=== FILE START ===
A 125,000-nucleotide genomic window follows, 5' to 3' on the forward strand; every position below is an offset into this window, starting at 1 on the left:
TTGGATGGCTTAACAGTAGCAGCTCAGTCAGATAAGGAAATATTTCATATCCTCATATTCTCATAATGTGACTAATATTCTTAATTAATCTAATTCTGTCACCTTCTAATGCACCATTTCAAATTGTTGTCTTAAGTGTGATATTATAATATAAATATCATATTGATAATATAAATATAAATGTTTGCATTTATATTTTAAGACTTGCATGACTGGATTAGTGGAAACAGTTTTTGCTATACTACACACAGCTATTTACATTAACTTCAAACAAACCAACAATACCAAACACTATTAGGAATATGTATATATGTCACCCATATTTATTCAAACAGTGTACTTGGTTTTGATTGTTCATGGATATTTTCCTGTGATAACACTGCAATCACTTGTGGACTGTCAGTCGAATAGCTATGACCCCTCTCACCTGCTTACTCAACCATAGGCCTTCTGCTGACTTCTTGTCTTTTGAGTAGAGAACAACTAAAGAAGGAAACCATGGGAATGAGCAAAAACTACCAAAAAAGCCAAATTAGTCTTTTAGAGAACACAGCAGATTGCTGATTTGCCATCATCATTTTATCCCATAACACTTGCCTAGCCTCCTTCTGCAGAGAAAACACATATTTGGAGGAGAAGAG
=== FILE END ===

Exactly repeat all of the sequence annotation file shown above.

A 125,000-nucleotide genomic window follows, 5' to 3' on the forward strand; every position below is an offset into this window, starting at 1 on the left:
TTGGATGGCTTAACAGTAGCAGCTCAGTCAGATAAGGAAATATTTCATATCCTCATATTCTCATAATGTGACTAATATTCTTAATTAATCTAATTCTGTCACCTTCTAATGCACCATTTCAAATTGTTGTCTTAAGTGTGATATTATAATATAAATATCATATTGATAATATAAATATAAATGTTTGCATTTATATTTTAAGACTTGCATGACTGGATTAGTGGAAACAGTTTTTGCTATACTACACACAGCTATTTACATTAACTTCAAACAAACCAACAATACCAAACACTATTAGGAATATGTATATATGTCACCCATATTTATTCAAACAGTGTACTTGGTTTTGATTGTTCATGGATATTTTCCTGTGATAACACTGCAATCACTTGTGGACTGTCAGTCGAATAGCTATGACCCCTCTCACCTGCTTACTCAACCATAGGCCTTCTGCTGACTTCTTGTCTTTTGAGTAGAGAACAACTAAAGAAGGAAACCATGGGAATGAGCAAAAACTACCAAAAAAGCCAAATTAGTCTTTTAGAGAACACAGCAGATTGCTGATTTGCCATCATCATTTTATCCCATAACACTTGCCTAGCCTCCTTCTGCAGAGAAAACACATATTTGGAGGAGAAGAG